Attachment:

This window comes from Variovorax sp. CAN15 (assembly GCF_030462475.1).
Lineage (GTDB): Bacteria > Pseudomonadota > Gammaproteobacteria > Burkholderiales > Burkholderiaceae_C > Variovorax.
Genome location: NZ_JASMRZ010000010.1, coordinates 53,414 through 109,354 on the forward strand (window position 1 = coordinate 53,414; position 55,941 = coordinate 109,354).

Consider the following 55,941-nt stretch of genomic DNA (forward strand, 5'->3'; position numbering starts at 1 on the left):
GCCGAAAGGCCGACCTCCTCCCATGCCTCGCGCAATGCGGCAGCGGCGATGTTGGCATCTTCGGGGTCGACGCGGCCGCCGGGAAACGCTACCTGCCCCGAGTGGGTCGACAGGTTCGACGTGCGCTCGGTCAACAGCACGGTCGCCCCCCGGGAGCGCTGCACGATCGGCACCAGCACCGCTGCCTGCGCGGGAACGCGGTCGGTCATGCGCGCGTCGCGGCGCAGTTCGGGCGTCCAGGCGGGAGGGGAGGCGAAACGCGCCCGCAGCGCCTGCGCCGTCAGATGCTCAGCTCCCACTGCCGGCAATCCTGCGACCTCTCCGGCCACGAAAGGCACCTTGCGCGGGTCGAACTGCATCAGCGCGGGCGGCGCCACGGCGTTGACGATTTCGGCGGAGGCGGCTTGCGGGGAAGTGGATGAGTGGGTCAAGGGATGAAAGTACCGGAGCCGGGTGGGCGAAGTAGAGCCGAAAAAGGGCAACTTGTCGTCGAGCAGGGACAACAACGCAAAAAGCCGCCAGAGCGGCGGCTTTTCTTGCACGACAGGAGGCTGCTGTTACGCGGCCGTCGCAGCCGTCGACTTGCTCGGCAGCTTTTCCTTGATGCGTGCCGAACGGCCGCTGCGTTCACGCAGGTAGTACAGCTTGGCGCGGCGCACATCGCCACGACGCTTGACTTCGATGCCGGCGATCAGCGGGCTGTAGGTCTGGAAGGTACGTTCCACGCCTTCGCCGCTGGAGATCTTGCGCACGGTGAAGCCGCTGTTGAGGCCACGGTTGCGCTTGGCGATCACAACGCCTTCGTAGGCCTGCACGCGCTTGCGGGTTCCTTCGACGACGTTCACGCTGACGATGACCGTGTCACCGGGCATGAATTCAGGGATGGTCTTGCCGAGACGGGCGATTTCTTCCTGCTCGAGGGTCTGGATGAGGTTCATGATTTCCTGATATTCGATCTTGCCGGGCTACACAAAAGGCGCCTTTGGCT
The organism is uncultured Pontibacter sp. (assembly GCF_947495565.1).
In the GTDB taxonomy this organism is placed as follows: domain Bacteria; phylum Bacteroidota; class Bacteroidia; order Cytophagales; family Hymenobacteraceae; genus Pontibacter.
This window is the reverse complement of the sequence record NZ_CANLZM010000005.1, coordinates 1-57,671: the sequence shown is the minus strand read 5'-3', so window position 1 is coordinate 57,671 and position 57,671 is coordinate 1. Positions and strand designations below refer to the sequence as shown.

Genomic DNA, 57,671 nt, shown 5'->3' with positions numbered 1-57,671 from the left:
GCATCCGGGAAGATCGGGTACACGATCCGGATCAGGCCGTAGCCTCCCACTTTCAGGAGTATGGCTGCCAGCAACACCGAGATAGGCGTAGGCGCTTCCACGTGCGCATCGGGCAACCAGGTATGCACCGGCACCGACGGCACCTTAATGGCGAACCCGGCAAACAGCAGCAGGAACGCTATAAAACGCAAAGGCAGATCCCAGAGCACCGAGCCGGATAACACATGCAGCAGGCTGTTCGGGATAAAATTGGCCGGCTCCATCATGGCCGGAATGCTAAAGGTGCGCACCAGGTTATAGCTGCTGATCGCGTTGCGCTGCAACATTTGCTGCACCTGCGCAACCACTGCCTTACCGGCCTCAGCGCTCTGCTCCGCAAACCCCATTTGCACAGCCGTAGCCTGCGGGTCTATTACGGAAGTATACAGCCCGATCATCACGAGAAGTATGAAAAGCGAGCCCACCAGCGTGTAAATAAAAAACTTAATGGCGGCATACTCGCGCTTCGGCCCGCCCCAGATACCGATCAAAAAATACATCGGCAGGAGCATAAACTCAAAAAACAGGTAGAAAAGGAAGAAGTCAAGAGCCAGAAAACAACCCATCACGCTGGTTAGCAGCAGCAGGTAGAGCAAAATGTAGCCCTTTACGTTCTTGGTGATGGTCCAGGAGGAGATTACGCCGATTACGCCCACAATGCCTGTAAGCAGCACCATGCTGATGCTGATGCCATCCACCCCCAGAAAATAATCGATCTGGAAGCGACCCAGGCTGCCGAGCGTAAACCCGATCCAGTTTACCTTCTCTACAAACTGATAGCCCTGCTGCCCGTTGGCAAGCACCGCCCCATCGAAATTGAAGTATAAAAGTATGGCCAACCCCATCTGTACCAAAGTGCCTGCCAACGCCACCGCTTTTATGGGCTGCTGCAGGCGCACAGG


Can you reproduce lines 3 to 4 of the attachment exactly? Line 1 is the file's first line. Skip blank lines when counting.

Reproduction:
Genome location: NZ_JASMRZ010000010.1, coordinates 53,414 through 109,354 on the forward strand (window position 1 = coordinate 53,414; position 55,941 = coordinate 109,354).

Consider the following 55,941-nt stretch of genomic DNA (forward strand, 5'->3'; position numbering starts at 1 on the left):